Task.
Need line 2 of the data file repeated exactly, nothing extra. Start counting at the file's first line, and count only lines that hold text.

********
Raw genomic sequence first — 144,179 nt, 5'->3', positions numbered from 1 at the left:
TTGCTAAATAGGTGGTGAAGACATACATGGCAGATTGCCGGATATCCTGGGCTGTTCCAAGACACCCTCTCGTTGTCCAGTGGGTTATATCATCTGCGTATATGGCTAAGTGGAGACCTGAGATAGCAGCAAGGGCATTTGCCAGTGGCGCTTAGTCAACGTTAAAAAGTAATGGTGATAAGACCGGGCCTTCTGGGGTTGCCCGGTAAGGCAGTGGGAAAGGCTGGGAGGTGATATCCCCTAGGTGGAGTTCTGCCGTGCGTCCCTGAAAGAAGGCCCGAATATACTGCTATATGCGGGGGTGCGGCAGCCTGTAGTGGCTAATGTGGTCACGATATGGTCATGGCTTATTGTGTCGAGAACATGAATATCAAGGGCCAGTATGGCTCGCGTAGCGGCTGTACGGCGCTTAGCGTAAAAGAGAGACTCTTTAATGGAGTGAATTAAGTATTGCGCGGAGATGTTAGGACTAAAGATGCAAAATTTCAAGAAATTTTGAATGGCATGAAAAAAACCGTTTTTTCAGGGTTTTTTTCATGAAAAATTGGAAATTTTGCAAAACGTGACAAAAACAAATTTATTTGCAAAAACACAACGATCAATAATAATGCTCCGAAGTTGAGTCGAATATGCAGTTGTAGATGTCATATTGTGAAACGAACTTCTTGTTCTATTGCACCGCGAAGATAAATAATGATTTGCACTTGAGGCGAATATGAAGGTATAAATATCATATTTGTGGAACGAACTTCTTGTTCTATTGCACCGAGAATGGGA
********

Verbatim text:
TTGCTAAATAGGTGGTGAAGACATACATGGCAGATTGCCGGATATCCTGGGCTGTTCCAAGACACCCTCTCGTTGTCCAGTGGGTTATATCATCTGCGTATATGGCTAAGTGGAGACCTGAGATAGCAGCAAGGGCATTTGCCAGTGGCGCTTAGTCAACGTTAAAAAGTAATGGTGATAAGACCGGGCCTTCTGGGGTTGCCCGGTAAGGCAGTGGGAAAGGCTGGGAGGTGATATCCCCTAGGTGGAGTTCTGCCGTGCGTCCCTGAAAGAAGGCCCGAATATACTGCTATATGCGGGGGTGCGGCAGCCTGTAGTGGCTAATGTGGTCACGATATGGTCATGGCTTATTGTGTCGAGAACATGAATATCAAGGGCCAGTATGGCTCGCGTAGCGGCTGTACGGCGCTTAGCGTAAAAGAGAGACTCTTTAATGGAGTGAATTAAGTATTGCGCGGAGATGTTAGGACTAAAGATGCAAAATTTCAAGAAATTTTGAATGGCATGAAAAAAACCGTTTTTTCAGGGTTTTTTTCATGAAAAATTGGAAATTTTGCAAAACGTGACAAAAACAAATTTATTTGCAAAAACACAACGATCAATAATAATGCTCCGAAGTTGAGTCGAATATGCAGTTGTAGATGTCATATTGTGAAACGAACTTCTTGTTCTATTGCACCGCGAAGATAAATAATGATTTGCACTTGAGGCGAATATGAAGGTATAAATATCATATTTGTGGAACGAACTTCTTGTTCTATTGCACCGAGAATGGGA